Username NetFlow Reporting

Posted in internet security, NetFlow Security, Netflow Traffic Analysis, network behavior analysis, network security, network threat detection, SonicWALL on May 25th, 2013 by Adam Caesar
Username NetFlow Reporting

Username NetFlow Reporting is a hot topic since the Cisco Visual Networking Index (VNI) report in late May. By 2016, Cisco’s forecast predicts that there will be “nearly three networked devices per capita”.  Firewall vendors like Dell-SonicWALL and Palo Alto are also paying attention.  Network admins are asking “Who is authenticating all of these devices onto the network?”

With only an IP Address, tracking down who or what that address belongs to can be a cumbersome and tedious process. When DSCP and NAT are changing IP addresses on a fairly regular basis, how can we find out the history of an IP Address? Where do we start?

NetFlow Reporting

NetFlow reporting is the best way to track IP traffic on the network. Some routers and switches export the MAC address with each flow enabling admins to observe when the MAC address changed for an IP address. The vendor ID portion of the MAC address (i.e. the first 3 bytes) can be helpful when trying to determine the type of device (e.g. Blackberry, iPhone, HTC, etc.) but, we still don’t know who the end user was that authenticated the device onto the network.

Identity Aware NetFlow

Tying the user name to the flows created by a host makes tracking down a culprit much faster. It seems like a no brainer, but this strategy has its faults as well. Remember, IP addresses can change. This begs the question: What is the best way to see which other laptops, smart phones, tablets, printers, etc., have made use of the same IP addresses?  To make matters worse, perhaps the computer is located in a conference room where any number of employees could be remotely or locally authenticating for daily meetings. We need to create identity aware NetFlow.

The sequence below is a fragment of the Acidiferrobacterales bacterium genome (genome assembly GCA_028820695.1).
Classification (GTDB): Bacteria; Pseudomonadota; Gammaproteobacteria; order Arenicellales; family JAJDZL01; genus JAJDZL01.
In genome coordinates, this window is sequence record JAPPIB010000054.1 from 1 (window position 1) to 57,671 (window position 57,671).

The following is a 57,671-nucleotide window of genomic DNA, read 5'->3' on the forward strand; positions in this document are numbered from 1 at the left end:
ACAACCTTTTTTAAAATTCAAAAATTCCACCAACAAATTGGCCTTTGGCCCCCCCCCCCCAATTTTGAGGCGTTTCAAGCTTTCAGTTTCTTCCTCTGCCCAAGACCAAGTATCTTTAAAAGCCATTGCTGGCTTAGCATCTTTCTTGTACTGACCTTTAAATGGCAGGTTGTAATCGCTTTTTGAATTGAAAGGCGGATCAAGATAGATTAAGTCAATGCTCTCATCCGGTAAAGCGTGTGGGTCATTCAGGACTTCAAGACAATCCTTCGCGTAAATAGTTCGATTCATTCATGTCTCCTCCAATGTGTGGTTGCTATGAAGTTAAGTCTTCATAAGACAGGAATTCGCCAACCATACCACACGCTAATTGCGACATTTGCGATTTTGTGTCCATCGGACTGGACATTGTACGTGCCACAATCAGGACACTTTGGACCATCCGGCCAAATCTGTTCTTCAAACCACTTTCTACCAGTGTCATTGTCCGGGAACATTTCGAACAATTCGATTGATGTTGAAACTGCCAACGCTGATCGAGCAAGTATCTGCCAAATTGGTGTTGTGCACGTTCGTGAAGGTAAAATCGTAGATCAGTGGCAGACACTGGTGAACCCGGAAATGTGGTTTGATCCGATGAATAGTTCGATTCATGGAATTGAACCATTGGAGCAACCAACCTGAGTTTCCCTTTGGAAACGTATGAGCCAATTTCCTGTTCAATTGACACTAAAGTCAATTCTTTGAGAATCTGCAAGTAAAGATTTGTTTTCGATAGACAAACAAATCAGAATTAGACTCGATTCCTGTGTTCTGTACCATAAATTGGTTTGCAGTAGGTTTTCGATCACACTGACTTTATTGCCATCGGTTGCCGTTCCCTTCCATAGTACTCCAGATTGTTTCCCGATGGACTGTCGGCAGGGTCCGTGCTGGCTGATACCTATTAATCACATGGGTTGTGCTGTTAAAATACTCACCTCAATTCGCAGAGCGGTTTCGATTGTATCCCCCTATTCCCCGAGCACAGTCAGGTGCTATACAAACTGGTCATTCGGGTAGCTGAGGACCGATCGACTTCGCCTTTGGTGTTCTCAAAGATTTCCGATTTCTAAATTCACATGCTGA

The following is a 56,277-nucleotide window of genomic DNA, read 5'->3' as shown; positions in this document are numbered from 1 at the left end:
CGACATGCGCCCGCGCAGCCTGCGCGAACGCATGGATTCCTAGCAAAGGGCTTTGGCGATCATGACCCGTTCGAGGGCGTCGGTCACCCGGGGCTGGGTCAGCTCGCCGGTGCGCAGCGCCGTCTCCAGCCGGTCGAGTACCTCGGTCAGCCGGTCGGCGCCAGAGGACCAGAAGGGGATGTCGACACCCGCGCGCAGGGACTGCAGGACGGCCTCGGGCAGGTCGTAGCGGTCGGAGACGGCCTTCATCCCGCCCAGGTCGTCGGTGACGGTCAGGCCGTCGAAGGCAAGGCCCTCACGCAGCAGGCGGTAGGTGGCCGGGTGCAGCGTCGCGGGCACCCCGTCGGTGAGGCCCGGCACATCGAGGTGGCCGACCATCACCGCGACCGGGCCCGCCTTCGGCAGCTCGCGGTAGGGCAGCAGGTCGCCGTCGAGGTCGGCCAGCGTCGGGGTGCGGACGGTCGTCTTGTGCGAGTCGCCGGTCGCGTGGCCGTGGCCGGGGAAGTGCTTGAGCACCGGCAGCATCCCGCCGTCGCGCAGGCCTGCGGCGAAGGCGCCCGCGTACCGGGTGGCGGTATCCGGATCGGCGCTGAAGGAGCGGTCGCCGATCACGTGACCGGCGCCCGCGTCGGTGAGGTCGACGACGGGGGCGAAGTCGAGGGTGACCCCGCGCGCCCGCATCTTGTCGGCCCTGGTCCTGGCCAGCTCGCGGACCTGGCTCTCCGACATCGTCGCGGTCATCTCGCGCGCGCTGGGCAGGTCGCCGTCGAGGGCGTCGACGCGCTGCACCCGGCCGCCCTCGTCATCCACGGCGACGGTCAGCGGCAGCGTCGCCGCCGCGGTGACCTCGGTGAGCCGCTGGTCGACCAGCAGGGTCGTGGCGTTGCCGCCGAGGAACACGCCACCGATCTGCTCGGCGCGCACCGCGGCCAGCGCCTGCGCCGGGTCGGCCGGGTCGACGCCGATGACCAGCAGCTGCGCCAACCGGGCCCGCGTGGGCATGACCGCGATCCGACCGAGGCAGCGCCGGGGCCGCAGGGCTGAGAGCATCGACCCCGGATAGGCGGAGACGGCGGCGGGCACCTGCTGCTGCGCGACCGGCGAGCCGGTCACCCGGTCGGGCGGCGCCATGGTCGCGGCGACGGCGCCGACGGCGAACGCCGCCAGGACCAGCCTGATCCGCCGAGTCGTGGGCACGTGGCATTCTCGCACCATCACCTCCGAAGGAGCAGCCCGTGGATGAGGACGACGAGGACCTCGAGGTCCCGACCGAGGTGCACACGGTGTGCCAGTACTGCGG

These are just some of the reasons why username NetFlow reporting should be a major concern for anyone interested in network traffic monitoring solutions.  Having access to NetFlow and username in the flow reports increases contextual awareness, and can even help reduce mean time to know and mean time to resolution. Greater situational awareness is one of the primary goals in today’s network security solutions.

Vendors Exporting Username in NetFlow/IPFIX

Vendors exporting username in their NetFlow export include:

  • Cisco Systems
  • Dell SonicWALL
  • Palo Alto Networks

The above vendors have been first to step forward with user name details in their exports, but there is a problem. The user name is only associated with the traffic passing through their firewall. What about internal traffic that doesn’t utilize the Internet? Often times, internal routers don’t export user name in the flows they export.

Plixer, however, can leverage the user name details from one flow export and apply them to another. In fact, our NetFlow collector can grab the username activity log from any authentication system and correlate it with any flow export.

Very likely, one of the best ways to obtain username information is by leveraging logs from a network authentication system like Cisco ISE or the Microsoft domain server.  Both maintain logs about the users authenticating onto the network, including where and when they gained access:

Username NetFlow Reporting - Active Directory

As you can see in the above example, Username NetFlow Reporting allows administrators to determine who authenticated the IP address onto the network at the time of the incident. We can then trend the most (or least) active users in a given time-frame. Notice how multiple users are listed as having authenticated onto the network, from the same IP address, for the time-frame selected in the first entry.  This might be worth investigating; Network Behavior Analysis or baselines cannot always be relied upon to catch all odd patterns like this one. Think of NetFlow with username as another layer of security.

Username is especially necessary when performing Network Security Forensics, because when combined with NetFlow Reporting it allows us to narrow in on all the devices the username has authenticated onto the network.  The helpdesk can then pick up the phone, call the user and ask if they intended to authenticate the device in question. Imagine for a moment what could happen if a malicious user obtained credentials with network-wide permissions – Since their access to a remote site on the WAN will appear legitimate, it may go unnoticed until it’s too late.

With the number of devices growing 3 times between 2012 and 2016, using network behavior analysis tools to pin down a specific employee’s traffic, is going to require an enhancement to this technology.  Username NetFlow Reporting is the addition needed to better manage the influx of more addresses.

Want to learn more? Give us a call…. Or –

Adam

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